My Lords, I was going to ask about ban the box as well. The Minister has given a full answer. However, can he say something about the practices of the Ministry of Justice? When it contracts with numerous companies and NGOs, does it require them to practice ban the box themselves?

My Lords, I will have to come back to the noble Lord on that question, as I am not in a position to answer it straightaway.

My Lords, I declare my interest as a trustee of the Prison Reform Trust. An impressive 10% of Timpson’s workforce are ex-offenders. Its chief executive said on the radio just a few days ago that they are among his best employees, no doubt because they are highly motivated to succeed. In addition to the Government encouraging businesses to employ more ex-offenders, which I strongly support as a key to rehabilitation, are government departments doing anything to recruit more ex-offenders?

My Lords, the Government do recruit ex-offenders and have signed up to various programmes to do so. That is a matter for individual departments, but it is certainly part of the Government’s programme to pursue that avenue.

My Lords, with the reoffending rate remaining stubbornly high, what work is being done to prepare offenders to perform properly in the job market when they leave prison?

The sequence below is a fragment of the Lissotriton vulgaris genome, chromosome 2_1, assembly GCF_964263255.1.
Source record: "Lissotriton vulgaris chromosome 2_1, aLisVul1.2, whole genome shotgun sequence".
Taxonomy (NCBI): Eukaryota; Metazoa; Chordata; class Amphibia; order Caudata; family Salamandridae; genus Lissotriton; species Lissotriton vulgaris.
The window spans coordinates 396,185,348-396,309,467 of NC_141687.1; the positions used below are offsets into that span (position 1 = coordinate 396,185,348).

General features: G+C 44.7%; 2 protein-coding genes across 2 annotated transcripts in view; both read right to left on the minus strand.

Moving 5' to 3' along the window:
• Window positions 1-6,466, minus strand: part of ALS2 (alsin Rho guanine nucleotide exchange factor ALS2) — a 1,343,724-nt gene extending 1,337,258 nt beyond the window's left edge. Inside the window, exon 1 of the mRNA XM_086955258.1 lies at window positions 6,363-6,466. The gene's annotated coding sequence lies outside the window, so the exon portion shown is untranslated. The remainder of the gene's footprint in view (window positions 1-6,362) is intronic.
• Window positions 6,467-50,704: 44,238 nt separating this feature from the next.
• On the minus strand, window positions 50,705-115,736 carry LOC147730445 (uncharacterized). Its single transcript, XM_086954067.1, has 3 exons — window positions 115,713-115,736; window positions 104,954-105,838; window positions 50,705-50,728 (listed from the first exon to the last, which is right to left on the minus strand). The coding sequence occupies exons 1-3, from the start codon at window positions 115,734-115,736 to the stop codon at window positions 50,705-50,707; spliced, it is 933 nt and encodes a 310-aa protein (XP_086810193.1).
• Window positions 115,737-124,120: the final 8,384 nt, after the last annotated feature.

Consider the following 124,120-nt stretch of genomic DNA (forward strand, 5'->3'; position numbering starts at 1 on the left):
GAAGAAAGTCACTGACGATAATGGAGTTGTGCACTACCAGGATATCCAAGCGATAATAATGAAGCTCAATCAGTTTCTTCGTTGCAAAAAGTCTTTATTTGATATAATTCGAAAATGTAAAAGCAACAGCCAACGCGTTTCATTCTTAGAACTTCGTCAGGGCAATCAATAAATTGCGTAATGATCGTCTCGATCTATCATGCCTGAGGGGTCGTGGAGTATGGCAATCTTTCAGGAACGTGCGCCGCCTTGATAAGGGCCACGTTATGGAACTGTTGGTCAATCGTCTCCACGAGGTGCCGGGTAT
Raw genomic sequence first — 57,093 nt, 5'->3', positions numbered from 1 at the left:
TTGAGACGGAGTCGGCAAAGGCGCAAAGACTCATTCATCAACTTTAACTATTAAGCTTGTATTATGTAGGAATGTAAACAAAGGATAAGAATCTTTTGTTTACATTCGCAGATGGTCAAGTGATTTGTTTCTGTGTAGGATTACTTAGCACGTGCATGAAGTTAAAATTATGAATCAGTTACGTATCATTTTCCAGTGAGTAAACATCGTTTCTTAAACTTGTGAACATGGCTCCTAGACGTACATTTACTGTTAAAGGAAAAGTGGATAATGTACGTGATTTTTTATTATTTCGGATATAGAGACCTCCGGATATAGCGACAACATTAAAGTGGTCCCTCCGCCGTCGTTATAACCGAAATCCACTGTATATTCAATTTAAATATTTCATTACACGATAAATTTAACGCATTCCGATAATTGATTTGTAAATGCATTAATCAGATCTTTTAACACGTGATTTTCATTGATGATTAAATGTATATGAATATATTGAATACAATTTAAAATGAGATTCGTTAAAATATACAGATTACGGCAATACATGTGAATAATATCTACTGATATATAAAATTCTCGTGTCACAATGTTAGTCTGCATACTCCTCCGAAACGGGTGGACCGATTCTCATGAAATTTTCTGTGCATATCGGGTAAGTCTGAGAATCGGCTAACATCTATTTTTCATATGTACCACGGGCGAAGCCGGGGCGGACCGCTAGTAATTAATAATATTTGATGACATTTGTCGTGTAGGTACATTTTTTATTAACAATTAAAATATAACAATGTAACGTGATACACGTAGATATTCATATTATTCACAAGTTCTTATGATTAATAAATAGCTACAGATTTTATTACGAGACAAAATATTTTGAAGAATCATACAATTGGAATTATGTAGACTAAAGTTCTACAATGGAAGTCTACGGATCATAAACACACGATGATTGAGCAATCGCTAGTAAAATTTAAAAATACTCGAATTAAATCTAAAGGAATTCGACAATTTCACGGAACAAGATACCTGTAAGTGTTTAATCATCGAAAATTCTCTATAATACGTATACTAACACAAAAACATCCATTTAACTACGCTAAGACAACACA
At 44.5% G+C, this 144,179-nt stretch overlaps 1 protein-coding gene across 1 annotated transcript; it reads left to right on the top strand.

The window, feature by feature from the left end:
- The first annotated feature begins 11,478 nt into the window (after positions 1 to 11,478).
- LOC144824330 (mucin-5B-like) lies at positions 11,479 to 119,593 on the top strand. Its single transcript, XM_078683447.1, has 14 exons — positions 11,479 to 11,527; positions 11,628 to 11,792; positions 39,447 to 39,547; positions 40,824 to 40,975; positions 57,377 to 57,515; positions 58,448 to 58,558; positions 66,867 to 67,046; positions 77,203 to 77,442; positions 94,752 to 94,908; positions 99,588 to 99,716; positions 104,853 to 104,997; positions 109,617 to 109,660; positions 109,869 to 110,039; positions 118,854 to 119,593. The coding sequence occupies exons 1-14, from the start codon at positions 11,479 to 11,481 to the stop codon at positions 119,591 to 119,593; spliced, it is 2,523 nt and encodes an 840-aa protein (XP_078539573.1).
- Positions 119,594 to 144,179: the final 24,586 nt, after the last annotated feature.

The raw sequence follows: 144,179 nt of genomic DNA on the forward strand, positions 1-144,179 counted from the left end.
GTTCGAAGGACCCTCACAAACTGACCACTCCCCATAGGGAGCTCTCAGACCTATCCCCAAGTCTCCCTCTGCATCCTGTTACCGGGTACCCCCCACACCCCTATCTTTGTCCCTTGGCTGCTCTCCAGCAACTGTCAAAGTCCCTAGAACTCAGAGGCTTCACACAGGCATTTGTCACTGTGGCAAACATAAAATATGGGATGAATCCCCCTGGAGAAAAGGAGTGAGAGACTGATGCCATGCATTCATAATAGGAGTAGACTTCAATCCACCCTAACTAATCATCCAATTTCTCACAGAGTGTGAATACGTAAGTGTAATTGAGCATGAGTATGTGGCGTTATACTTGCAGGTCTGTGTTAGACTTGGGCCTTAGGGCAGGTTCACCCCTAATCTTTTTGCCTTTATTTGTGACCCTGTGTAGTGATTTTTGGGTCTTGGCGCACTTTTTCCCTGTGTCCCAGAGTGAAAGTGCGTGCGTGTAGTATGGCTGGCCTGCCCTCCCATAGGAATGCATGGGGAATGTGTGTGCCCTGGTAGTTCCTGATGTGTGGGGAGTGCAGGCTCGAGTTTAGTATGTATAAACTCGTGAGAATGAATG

My Lords, I can give your Lordships a variety of examples. I was talking to a prisoner from HMP Winchester the other day; he was very pleased and said, “It’s been great. I’ve completed the IT course and for the first time in my life I can do a Word document and an Excel spreadsheet”.

Your Lordships may have seen the report in the press this morning about HMP Liverpool, which has been completely transformed. The brewery Marston’s has a mock-up of a pub, where prisoners can train to work in hospitality. In HMP Swansea you will find the mock-up of an HGV with which you can qualify for your HGV licence. In HMP Humber you can do the same thing with a forklift truck. There is a great deal going on in our prisons, and we should be very proud of our Prison Service for pursuing those initiatives.

My Lords, from these Benches I add our own sadness at the death of Lord Cormack. His contributions to this House and to the Church will be sorely missed.

As has been said, there has been a serious decline in rehabilitation and release planning services in recent years. Prisoners need to be engaged with purposeful work; there needs to be planning ahead of their release—including release on temporary licence—to secure employment, if we are to prevent reoffending. What steps are the Government taking to increase release on temporary licence?